The Complete Guide to Making French Croissants | Shubranshu Bhandoh | Skillshare

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The Complete Guide to Making French Croissants

teacher avatar Shubranshu Bhandoh, Baker/Pastry Chef - Le Cordon Bleu

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Taught by industry leaders & working professionals
Topics include illustration, design, photography, and more

Lessons in This Class

18 Lessons (53m)
    • 1. Introduction to Croissants

      2:26
    • 2. Class Project

      0:36
    • 3. Professional Tips to Help You Succeed

      2:39
    • 4. Tools For Making Croissant

      3:11
    • 5. All About the Ingredients

      2:03
    • 6. Dough- Start to Finish

      5:23
    • 7. Butter Block for Lamination

      2:31
    • 8. Laminate the Dough

      7:44
    • 9. Cutting and Shaping Croissants

      4:58
    • 10. Proofing Techniques

      3:04
    • 11. Baking tips for Home Ovens

      2:22
    • 12. Importance of steam in Baking

      1:55
    • 13. Baking Setup

      2:19
    • 14. What Makes a Good Croissant

      1:01
    • 15. Underproofed vs Overproofed

      1:31
    • 16. Baking in Hot and Cold Weather

      3:43
    • 17. Chocolate croissant- Complete Process

      5:34
    • 18. Thank you

      1:00
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About This Class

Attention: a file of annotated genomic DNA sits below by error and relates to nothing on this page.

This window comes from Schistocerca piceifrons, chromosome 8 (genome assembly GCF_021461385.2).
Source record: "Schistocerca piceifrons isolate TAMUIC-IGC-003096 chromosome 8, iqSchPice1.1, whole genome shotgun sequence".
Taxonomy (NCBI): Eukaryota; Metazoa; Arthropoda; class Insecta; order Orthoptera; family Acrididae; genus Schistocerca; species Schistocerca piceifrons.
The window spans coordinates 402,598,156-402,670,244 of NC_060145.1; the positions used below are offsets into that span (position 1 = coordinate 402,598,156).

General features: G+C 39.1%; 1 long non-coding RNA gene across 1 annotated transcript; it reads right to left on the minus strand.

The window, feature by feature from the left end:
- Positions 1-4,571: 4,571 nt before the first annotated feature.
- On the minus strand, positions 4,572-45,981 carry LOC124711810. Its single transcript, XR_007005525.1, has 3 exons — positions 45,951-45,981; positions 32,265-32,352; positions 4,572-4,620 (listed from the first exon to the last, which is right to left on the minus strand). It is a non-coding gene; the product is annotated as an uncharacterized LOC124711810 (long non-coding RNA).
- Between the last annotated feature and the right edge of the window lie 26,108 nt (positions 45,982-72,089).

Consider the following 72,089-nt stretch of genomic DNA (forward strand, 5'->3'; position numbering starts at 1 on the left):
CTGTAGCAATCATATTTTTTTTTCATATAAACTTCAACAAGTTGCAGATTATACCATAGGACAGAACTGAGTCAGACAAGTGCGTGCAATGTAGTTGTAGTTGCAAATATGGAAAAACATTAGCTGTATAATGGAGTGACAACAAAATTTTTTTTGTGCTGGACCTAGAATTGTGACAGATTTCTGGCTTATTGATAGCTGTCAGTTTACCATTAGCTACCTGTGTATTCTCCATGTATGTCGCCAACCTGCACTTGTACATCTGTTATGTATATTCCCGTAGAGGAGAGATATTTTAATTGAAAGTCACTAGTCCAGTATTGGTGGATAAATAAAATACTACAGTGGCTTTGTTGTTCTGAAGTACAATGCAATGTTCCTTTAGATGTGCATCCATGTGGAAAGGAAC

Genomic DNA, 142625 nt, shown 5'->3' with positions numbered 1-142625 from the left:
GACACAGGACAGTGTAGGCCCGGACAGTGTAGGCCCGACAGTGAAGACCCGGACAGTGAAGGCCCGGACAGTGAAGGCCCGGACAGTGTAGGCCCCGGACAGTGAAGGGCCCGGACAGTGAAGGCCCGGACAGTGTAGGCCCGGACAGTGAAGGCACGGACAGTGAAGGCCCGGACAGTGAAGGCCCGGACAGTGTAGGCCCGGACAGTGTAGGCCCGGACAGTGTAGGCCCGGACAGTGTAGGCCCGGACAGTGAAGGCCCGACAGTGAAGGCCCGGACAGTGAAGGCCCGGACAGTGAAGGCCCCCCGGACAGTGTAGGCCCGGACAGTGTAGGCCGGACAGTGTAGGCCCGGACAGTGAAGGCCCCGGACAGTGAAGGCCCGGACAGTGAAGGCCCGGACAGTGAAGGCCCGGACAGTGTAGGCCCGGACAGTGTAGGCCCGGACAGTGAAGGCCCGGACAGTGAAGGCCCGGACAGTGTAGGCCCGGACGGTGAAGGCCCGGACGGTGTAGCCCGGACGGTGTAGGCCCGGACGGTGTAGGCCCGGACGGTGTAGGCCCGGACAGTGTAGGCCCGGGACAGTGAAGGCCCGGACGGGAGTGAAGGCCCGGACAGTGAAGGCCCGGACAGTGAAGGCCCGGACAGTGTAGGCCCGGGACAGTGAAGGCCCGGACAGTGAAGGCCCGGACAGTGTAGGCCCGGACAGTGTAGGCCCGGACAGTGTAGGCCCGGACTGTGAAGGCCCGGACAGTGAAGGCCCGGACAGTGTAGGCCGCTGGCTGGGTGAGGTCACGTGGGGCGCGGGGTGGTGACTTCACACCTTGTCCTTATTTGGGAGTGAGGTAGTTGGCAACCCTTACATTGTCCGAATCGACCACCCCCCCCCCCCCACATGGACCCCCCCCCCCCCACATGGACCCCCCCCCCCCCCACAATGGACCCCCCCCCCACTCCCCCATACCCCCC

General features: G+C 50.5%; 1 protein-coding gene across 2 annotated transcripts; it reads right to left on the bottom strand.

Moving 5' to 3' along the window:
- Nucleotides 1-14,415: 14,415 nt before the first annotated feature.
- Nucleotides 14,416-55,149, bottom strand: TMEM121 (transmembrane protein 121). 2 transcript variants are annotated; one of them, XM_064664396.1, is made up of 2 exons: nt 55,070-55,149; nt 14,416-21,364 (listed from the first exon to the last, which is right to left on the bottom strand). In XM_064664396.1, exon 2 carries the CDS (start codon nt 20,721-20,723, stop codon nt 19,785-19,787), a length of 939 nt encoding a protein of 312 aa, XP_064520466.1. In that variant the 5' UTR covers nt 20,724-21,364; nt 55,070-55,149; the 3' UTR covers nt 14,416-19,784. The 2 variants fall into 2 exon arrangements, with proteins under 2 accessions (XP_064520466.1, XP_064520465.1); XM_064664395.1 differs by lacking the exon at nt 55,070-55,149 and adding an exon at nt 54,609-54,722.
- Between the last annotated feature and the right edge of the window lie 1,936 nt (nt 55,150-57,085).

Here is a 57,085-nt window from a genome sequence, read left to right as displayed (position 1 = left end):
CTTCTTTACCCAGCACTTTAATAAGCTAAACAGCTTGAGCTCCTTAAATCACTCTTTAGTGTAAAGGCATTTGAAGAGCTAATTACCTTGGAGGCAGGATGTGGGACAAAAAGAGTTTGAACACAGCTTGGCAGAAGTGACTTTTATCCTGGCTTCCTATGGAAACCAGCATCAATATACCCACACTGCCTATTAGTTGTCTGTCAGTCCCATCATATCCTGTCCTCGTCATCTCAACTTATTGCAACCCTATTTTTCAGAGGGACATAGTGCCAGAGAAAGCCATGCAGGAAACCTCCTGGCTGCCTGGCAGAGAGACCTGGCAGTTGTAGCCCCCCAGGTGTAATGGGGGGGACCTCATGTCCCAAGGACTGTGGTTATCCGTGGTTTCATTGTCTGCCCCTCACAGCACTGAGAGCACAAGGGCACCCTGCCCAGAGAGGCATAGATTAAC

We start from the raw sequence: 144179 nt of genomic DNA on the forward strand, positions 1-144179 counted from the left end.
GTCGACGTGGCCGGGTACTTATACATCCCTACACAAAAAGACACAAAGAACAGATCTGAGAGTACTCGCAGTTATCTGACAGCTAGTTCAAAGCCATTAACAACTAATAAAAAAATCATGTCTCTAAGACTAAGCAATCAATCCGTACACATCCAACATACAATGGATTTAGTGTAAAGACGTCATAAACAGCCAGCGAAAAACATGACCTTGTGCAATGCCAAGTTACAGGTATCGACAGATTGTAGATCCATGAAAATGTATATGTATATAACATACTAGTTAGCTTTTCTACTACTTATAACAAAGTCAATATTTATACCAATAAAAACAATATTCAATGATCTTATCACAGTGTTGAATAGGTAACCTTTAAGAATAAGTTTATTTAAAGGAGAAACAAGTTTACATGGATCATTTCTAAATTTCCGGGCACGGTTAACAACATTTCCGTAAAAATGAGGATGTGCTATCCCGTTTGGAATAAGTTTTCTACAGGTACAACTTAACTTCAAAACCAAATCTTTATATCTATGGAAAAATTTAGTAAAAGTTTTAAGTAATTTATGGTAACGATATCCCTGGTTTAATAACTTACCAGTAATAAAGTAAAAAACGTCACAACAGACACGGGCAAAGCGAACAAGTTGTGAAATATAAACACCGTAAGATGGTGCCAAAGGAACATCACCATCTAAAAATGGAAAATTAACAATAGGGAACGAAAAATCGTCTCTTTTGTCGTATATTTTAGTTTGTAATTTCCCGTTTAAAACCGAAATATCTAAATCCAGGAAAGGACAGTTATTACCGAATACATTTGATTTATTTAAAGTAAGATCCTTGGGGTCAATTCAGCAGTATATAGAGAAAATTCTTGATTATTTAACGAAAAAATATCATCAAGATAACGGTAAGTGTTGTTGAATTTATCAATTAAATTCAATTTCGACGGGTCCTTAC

Tired of baking flat and unattractive looking and tasting croissants. Dreaming of baking your ultimate dream croissant with an amazing honey comb and beautiful flavor? Transform your baking Journey by enrolling in the "The Complete Guide to Making French Croissants" Class.

This course comes with a bonus lesson on how to bake Chocolate Croissants and also a free PDF of recipes and a complete guide.

This is a complete Croissant Course suitable for students just starting out in their baking adventure or have experience and want to improve their baking skills. In this course I have put together all aspects and steps in baking a croissant and kept it concise so that it is easy to understand!

We will be making a croissant dough from scratch and follow the easy step by step directions of the whole process together. I will also explain everything about the ingredients we are using. The lesson covers in detail lamination techniques of single and double folds and gives proper dimensions to be followed accross all the steps

The course will help everyone from complete BEGINNERs who have never made a croissant before to PROFESSIONALS who bake in professional bakeries.

The course will also make an amazing gift to your friend or a family relative who are aspiring bakers and want to pursue to become professionals or just want to have fun baking  

Some skills you will learn: